What is Female Genital Mutilation (FGM)?

by the Women's Bar Association of Massachusetts


FGM is a defined by the World Health Organization ("WHO") as the partial or total removal of the female external genitalia or other injury to the female genital organs for non-medical reasons. There are various types and degrees of FGM. WHO has defined four degrees of FGM:

    1. Clitoridectomy – the partial or total removal of the clitoris, along with the prepuce.

    2. Excision – the partial or total removal of the clitoris and inner labia, with or without removal of the outer labia.

    3. Infibulation – the removal of all external genitalia (the inner and outer labia are cut away; with or without the excision of the clitoris) and the fusing of the wound, leaving a small hole (2–3 mm) for the passage of urine and menstrual blood.

    4. Other – All other harmful procedures to female genitalia for non-medical purposes from nicking (called "ritual circumcision"), pricking, piercing, incising, scraping, and cauterization of the clitoris to labia stretching, hymenotomy (the removal of a hymen regarded as too thick), gishiri cutting (cutting the vagina's front wall to enlarge it), angurya cutting (scraping tissue away from around the vagina), burning or scarring the genitals, and introducing substances into the vagina to tighten it.

The timing of FGM can range from shortly after birth to a woman's first pregnancy, though victims are commonly between four and ten years old, and in half the countries for which figures were available in 2013, most girls were cut before the age of five. It is typically carried out, with or without anesthesia, by a traditional circumciser using a knife or razor.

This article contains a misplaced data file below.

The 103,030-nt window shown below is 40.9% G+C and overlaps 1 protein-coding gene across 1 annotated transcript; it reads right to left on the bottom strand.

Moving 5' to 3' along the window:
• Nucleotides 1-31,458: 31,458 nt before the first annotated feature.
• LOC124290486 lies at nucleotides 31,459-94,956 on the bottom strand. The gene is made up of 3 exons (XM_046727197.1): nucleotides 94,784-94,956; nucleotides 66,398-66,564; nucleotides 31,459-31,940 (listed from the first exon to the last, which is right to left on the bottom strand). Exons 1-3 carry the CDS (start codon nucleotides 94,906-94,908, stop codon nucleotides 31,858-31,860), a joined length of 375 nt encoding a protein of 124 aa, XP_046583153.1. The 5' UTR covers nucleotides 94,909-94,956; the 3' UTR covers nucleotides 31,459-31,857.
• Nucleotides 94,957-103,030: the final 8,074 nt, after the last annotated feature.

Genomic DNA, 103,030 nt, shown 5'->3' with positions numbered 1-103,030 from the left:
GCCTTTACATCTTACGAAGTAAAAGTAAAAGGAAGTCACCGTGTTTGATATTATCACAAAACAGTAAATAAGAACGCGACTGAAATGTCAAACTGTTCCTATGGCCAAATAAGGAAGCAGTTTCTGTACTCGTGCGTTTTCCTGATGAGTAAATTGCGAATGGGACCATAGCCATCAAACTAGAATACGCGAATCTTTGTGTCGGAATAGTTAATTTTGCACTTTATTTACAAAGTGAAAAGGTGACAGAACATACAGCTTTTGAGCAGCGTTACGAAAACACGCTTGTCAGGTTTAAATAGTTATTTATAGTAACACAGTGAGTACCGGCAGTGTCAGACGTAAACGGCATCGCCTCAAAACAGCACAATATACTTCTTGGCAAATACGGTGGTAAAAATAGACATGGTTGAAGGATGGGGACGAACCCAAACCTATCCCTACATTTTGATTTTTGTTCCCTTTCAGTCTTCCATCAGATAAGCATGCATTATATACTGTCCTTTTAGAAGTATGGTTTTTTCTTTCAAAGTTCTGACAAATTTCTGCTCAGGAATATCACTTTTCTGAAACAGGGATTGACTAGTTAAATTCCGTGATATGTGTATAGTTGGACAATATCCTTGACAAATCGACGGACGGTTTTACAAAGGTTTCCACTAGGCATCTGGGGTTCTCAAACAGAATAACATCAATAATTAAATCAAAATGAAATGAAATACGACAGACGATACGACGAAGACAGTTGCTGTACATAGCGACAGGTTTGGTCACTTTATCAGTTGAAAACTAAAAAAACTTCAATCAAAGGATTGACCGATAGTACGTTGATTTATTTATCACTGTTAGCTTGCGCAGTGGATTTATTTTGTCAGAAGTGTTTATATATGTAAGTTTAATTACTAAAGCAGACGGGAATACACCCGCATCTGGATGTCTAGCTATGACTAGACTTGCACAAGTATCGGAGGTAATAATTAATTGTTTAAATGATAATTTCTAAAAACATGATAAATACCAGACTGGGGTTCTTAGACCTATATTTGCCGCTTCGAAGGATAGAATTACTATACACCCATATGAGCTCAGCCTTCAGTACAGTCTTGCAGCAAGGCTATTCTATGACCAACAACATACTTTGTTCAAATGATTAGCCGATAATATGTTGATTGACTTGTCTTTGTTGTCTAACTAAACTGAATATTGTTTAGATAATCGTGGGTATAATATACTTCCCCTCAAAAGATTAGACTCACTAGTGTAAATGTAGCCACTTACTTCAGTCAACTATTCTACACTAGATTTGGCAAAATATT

FGM predominantly occurs in 27 countries in sub-Saharan and Northeast Africa, and to a lesser extent in Asia and the Middle East, but the threat of FGM is a reality for a significant number of girls in the U.S. as well.

According to the report "Eliminating Female Genital Mutilation: An interagency Statement" by various international agencies in 2008 (the "Interagency Report"), in every society where it is practiced, FGM is a manifestation of gender inequality and a violation of human rights.


Prevalence of FGM in the U.S. and in Massachusetts

In 1997, the Centers for Disease Control estimated that as many as 150,000 to 200,000 girls in the U.S. were at risk of being forced to undergo FGM or had undergone FGM, and, in 2000, the African Women's Health Center of the Brigham and Women's Hospital found that approximately 228,000 women and girls in the U.S. either underwent FGM or were at risk.

Some of the FGM takes place in the U.S. itself, and sometimes girls living in the U.S. are taken overseas to their parents' home countries, usually during school vacations, and forced to undergo FGM there. The latter practice is known as "vacation cutting." In some cases, girls are taken from their parents or parents are tricked into sending their girls away, unaware that they will undergo FGM.

According to a study performed in 2000 by the African Women's Health Center of the Brigham and Women's Hospital, approximately 5,231 women and girls in Massachusetts are at risk of undergoing FGM.


Legislation and Enforcement Actions